Scapes are removed, my farmer Bruce Haas tells me, so that the familiar garlic bulb can grow, and until a couple of years ago he just tossed them away. Then a fancy chef friend told him about the high demand for these brief-season delicacies at expensive restaurants, and my farmer started bringing them to the market, offering free samples to get us hooked. Now we fight over scapes, even though there are plenty to go around. Not only are they wonderful right from the stand but also can be easily frozen for winter soups and sauces later on—just wash, let air dry and toss in a dated freezer bag. Keeps all winter!

Here’s where to start with garlic scapes—wash, let dry, chop in bite-size pieces. Use the entire stem and little flower bulb, discarding only the very tip that is usually dry. Sauté over medium-high heat in a nice oil. For this I use a good olive oil, although many cooks prefer something with higher flashpoint. But try the olive oil because it marries so well with garlic. Salt with a good-quality, semi-coarse sea salt as you sauté and let the magic begin.

Chopped caramelized scapes in the skillet

Chopped caramelized scapes in the skillet

These scapes will start to caramelize and take on the rich taste of roasted garlic. Once they are tender and sticky sweet you can add them to anything that would benefit from this rich taste—pasta sauce, dips, eggs, casseroles and so on. I’ve even substituted them in recipes that call for minced or chopped garlic. Just keep in mind they need to be cooked—at least that’s my opinion. The scape is tough. Although I have never tried them raw, apparently it can be done. Check out the July issue of Feast Magazine, pg. 46: There’s a recipe for “Garlic Scape and Tomato Gazpacho”. Simple and fresh and great for the beginning cook. As you grow as a cook, Feast is a must-read resource with a great social media component.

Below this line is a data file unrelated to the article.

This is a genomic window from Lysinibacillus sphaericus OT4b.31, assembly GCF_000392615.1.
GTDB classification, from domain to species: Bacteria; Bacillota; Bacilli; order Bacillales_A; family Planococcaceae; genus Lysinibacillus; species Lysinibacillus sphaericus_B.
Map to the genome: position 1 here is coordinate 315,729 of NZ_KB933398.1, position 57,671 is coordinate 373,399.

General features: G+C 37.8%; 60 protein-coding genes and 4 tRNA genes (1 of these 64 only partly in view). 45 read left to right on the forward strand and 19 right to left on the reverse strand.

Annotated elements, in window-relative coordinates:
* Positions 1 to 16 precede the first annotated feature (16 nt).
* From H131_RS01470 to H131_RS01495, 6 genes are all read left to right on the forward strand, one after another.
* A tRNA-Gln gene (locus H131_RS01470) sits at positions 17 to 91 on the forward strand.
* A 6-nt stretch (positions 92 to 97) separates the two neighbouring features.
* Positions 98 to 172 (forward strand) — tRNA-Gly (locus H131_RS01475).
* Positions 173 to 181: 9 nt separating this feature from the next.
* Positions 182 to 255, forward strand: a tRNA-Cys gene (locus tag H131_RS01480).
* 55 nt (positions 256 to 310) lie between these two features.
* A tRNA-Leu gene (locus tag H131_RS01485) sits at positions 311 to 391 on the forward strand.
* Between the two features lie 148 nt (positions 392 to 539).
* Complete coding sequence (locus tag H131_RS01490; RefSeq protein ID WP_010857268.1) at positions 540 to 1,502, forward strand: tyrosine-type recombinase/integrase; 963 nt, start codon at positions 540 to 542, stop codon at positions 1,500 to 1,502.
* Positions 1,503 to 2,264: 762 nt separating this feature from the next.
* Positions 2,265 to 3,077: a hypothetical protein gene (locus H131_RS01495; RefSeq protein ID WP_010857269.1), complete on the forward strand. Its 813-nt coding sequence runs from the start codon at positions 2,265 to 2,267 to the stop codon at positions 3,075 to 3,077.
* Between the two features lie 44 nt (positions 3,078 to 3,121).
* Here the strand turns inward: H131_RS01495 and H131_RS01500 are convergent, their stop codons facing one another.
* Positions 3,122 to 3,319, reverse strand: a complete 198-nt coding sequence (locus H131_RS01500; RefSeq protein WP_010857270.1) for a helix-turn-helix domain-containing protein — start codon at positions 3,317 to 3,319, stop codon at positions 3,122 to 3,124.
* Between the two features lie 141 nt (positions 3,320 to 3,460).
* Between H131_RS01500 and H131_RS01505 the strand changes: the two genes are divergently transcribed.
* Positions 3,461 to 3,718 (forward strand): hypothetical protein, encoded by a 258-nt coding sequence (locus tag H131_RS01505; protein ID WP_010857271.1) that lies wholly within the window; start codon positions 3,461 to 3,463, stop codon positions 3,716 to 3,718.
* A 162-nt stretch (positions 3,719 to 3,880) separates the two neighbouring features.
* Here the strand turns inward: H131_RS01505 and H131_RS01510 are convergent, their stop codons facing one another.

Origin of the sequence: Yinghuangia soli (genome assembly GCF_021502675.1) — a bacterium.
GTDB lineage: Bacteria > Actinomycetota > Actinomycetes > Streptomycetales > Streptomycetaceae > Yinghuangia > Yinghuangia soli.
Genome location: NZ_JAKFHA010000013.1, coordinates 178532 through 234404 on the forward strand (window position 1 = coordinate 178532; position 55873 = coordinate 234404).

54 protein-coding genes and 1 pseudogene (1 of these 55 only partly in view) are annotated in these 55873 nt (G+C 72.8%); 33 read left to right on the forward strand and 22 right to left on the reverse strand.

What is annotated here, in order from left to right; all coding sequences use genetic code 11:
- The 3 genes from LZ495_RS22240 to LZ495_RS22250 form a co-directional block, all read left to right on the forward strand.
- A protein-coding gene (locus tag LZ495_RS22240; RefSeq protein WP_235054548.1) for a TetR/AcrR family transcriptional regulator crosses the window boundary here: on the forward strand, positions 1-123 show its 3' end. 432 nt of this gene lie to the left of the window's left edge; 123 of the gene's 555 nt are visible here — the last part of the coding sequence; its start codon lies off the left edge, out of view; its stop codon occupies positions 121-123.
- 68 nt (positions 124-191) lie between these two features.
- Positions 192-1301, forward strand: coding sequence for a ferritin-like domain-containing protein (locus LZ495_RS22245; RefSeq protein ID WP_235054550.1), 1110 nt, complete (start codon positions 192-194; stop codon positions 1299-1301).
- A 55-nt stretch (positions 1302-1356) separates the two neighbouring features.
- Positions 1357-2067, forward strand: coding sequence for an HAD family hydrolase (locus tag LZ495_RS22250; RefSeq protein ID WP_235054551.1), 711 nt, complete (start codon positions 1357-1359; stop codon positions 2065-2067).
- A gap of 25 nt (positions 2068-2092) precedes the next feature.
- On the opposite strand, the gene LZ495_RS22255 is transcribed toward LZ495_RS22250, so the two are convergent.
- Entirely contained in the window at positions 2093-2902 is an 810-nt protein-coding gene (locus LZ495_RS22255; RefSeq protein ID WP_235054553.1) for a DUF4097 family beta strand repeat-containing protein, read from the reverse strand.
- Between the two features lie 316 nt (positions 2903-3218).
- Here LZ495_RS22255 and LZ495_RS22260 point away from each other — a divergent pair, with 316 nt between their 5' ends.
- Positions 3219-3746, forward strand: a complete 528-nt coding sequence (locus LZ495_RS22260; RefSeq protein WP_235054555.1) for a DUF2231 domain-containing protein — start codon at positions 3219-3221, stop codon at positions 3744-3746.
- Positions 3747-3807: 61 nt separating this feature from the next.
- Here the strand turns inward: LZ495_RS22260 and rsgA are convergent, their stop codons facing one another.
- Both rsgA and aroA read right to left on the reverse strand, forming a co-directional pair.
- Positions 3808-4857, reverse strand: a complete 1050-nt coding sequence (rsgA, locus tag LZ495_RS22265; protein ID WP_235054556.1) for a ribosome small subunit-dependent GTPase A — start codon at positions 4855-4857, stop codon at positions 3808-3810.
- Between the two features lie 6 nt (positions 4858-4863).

To get you started with scapes right now, try an egg scramble:

In a non-stick or cast iron skillet, sauté three or four chopped scapes in olive oil, salting a little. Once they start caramelizing, add a handful of sliced mushrooms and continue to sauté. As the mushrooms begin to cook, add a splash (1-2 T) of dry, white sherry—not cooking sherry, something nice you wouldn’t mind putting in your mouth. The sherry will make the mushrooms pop with flavor. Let these cook for a few minutes.

In the meantime, whip four farm-fresh eggs—a farmer’s market egg is worth every extra penny, so don’t skimp here—with seasonings to taste (Remember you’ve already added salt, so go easy on that, but consider fresh black pepper or even red pepper flakes for deep flavor and heat.).

Throw in a half cup chopped spinach, if you like, and four or five diced cherry tomatoes, if they are available. Do not ruin your dish with supermarket, tasteless tomatoes; better to wait for the real thing to come to the market. Add the egg-veggie mixture to your sauté and scramble until the eggs are at your preferred consistency and doneness. Super healthy, super good, super easy, super fast. Just, well… super.

Do you cook with scapes? What’s your favorite recipe? Do you freeze them whole or chop before? Let’s start a conversation.

Shop local, eat healthy, and be brave in the kitchen!

Looking for your own Farmer’s Market? There are sites dedicated to getting you connected. I found “Trust Your Gut”—a blog devoted to information on my local growers with no trouble at all. Another trusted place to go is the USDA website.

A quick easy breakfast, lunch or dinner. Pairs well with some roasted potatoes and an in-season fruit salad.

A quick easy breakfast, lunch or dinner. Pairs well with some roasted potatoes and an in-season fruit salad.